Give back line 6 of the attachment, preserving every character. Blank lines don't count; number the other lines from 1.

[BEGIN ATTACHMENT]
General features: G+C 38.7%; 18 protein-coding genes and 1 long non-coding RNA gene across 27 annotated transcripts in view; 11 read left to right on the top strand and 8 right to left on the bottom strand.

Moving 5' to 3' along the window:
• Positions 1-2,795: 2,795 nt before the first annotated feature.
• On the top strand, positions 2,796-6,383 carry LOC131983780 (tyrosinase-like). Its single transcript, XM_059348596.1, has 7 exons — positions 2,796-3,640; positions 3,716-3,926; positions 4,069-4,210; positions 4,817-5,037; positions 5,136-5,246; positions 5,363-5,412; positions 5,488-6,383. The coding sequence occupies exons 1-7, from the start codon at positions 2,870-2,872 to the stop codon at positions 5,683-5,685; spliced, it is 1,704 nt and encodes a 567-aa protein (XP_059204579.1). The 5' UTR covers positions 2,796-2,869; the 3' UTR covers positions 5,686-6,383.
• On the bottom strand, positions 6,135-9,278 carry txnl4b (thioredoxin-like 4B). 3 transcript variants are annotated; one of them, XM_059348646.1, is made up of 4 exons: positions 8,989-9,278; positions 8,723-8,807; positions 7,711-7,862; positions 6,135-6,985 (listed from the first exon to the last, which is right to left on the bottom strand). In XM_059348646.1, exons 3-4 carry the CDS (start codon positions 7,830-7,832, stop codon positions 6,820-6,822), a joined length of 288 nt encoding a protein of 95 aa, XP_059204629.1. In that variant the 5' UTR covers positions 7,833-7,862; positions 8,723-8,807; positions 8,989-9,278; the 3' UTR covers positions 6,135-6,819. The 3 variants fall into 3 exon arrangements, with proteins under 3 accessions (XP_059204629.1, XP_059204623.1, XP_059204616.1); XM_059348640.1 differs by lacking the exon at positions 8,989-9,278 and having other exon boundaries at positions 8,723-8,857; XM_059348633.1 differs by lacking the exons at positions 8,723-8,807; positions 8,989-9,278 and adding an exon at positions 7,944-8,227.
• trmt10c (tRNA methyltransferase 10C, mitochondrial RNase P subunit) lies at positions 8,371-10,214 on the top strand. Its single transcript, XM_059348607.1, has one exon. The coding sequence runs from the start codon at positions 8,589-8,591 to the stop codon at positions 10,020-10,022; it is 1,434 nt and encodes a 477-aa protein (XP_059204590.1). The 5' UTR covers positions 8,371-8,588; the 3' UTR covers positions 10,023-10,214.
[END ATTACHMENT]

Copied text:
• trmt10c (tRNA methyltransferase 10C, mitochondrial RNase P subunit) lies at positions 8,371-10,214 on the top strand. Its single transcript, XM_059348607.1, has one exon. The coding sequence runs from the start codon at positions 8,589-8,591 to the stop codon at positions 10,020-10,022; it is 1,434 nt and encodes a 477-aa protein (XP_059204590.1). The 5' UTR covers positions 8,371-8,588; the 3' UTR covers positions 10,023-10,214.